The steam pipes that fed the big iron radiator gave a chunk. I looked at the F on my first college theme. My stomach had the going-down-in-an-elevator feeling it always got when I’d been caught.
Mr. Crosbie wasn’t making much progress. He shook his head. “I don’t think one can say that the topic of the essay is religion. You need to be more specific.”
Jennifer’s hair was dark brown with now and then a glint in it, sort of a copperish glint. It came to her shoulders and then turned up slightly. Her lower lip was full and her mouth was wide. Where the black woolen shirt opened at the throat I could see, from my angle, the hint of her white breast.
My face felt hot. I was wearing a gray Orlon pullover shirt and it itched against my back. I shifted a little in the yellow-maple chair. On the writing arm there were initials engraved with hard-tipped pencils, some of them quite ornate. Some of them childish. A lot of the initials were designs where the letters were incorporated into each other, a B on the second leg of a capital R, things like that. A number of the initials were of couples. RP & JH. Occasionally they were in hearts.
I looked at the watch on the wrist of a guy next to me. 8:20. Jesus, class lasted till 9:00. I couldn’t last. My eyes kept closing and when they closed my head would begin to sag forward and then jerk back as I caught myself. I shifted in my chair again. My underwear was damp with sweat and felt too tight. I looked at Jennifer. She didn’t look hot. I wouldn’t think about her underwear, or sweat. I knew that the laws of nature required her to have many of the same bodily functions I did, but that was only technically true. My imagination never accepted it as real.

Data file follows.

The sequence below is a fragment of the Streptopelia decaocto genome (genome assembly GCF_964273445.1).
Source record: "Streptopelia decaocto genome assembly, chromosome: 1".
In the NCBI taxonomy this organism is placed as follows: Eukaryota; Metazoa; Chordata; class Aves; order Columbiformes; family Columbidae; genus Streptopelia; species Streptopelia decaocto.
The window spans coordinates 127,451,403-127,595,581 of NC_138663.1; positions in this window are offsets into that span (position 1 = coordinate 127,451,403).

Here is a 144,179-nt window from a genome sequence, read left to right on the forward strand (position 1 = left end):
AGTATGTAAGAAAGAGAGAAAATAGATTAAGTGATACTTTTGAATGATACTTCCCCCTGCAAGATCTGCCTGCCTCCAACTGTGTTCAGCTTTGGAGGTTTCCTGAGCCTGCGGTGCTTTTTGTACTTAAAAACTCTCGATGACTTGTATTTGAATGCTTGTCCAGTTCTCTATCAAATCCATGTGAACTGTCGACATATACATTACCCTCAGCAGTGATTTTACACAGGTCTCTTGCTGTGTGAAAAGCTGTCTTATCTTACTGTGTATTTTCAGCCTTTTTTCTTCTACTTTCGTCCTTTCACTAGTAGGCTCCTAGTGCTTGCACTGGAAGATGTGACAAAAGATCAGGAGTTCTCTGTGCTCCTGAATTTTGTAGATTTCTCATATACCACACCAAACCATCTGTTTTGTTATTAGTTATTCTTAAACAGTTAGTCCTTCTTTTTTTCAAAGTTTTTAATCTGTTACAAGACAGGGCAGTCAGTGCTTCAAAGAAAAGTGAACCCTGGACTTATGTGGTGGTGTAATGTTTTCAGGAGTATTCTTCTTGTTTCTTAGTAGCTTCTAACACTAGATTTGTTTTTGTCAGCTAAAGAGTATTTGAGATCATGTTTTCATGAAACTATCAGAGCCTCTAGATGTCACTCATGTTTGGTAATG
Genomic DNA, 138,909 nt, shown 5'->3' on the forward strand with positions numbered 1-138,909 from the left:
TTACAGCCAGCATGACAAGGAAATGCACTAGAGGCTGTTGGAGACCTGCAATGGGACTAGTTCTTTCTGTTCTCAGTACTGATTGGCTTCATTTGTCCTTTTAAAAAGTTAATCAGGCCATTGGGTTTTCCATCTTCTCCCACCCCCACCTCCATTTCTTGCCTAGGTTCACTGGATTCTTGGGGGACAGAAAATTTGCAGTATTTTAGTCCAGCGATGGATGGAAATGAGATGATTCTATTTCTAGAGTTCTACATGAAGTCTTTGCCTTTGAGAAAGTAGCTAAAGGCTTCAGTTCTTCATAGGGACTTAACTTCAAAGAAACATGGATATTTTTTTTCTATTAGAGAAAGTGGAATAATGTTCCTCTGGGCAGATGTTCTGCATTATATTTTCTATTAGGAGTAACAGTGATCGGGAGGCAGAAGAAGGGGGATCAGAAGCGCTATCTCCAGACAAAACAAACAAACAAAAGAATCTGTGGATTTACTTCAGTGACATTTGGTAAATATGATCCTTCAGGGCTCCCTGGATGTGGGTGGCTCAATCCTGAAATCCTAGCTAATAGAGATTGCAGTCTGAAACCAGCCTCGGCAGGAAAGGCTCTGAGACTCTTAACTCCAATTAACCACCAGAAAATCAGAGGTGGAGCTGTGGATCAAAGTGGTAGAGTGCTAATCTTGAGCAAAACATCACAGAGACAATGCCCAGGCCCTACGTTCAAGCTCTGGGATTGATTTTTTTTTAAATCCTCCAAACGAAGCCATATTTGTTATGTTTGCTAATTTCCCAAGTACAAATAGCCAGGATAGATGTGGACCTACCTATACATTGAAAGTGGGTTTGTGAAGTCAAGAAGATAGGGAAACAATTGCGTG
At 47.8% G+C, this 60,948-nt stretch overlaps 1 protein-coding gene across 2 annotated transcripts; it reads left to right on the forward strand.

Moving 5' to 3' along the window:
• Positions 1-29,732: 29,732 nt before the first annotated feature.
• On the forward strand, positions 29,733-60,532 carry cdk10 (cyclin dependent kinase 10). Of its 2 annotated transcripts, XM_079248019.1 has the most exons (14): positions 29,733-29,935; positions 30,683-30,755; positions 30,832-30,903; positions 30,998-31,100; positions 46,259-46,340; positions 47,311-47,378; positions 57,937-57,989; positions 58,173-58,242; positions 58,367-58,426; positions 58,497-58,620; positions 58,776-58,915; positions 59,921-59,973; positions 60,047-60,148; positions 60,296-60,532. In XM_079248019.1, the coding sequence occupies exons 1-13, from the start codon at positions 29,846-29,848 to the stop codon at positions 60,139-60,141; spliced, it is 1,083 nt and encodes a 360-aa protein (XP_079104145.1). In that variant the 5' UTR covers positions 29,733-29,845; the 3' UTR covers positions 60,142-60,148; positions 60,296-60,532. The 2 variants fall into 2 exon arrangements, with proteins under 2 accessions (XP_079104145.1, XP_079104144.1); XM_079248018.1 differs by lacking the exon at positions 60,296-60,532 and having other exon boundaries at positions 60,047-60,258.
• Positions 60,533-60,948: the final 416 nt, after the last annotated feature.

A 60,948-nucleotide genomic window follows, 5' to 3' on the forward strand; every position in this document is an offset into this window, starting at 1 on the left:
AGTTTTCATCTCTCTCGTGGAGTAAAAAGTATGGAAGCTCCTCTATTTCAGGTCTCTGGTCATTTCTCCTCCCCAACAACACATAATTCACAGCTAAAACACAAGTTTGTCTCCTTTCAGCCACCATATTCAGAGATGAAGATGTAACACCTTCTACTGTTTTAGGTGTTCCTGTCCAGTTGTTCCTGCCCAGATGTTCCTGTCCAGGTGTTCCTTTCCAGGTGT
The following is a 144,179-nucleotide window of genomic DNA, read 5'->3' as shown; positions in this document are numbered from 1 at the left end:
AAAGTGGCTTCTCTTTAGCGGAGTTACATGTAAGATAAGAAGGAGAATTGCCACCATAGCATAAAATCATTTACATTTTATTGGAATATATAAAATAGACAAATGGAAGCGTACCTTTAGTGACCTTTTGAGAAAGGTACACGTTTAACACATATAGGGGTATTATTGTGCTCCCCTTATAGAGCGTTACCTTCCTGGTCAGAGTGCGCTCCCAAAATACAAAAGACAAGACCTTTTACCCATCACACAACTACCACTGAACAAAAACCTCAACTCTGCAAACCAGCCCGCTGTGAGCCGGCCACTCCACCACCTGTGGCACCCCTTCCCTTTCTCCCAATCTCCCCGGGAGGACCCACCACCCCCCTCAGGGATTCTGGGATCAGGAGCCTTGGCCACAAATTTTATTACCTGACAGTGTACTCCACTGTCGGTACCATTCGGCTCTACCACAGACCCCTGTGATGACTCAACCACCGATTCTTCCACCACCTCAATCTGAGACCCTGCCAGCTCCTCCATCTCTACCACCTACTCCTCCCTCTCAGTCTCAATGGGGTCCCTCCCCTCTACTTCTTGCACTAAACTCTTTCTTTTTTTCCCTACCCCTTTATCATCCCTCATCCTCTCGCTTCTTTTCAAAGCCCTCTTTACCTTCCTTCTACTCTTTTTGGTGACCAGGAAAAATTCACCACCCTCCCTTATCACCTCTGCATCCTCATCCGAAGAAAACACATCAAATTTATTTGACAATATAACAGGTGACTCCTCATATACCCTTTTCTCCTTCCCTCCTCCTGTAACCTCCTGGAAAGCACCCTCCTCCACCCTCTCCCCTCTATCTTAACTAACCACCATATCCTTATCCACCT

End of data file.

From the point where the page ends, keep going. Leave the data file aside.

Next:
Mr. Crosbie was getting mad, or desperate. “What do you think an expository essay is?” he said. The class, wretched in its hot boredom, coalesced into mute submission. I gave up. With my feet propped on the empty chair next to me, I tipped my own chair back against the wall, folded my arms across my chest, and let my head relax forward.
Mr. Crosbie was leaning forward over his lecture table looking at his seating plan. “Mr. Franklin,” he said, “define exposition.”
Franklin was hunched over his notebook and text, staring at them blankly. The more he looked the more they didn’t tell him what exposition meant.
Franklin was very ivy with his oxford button-down and chinos. He wore his blond hair in a crew cut, and his white bucks looked pre-scuffed. He was in college on some kind of church-related scholarship. He looked up finally from the unobliging textbook and said, I’m sorry, sir. I’m afraid I don’t know.”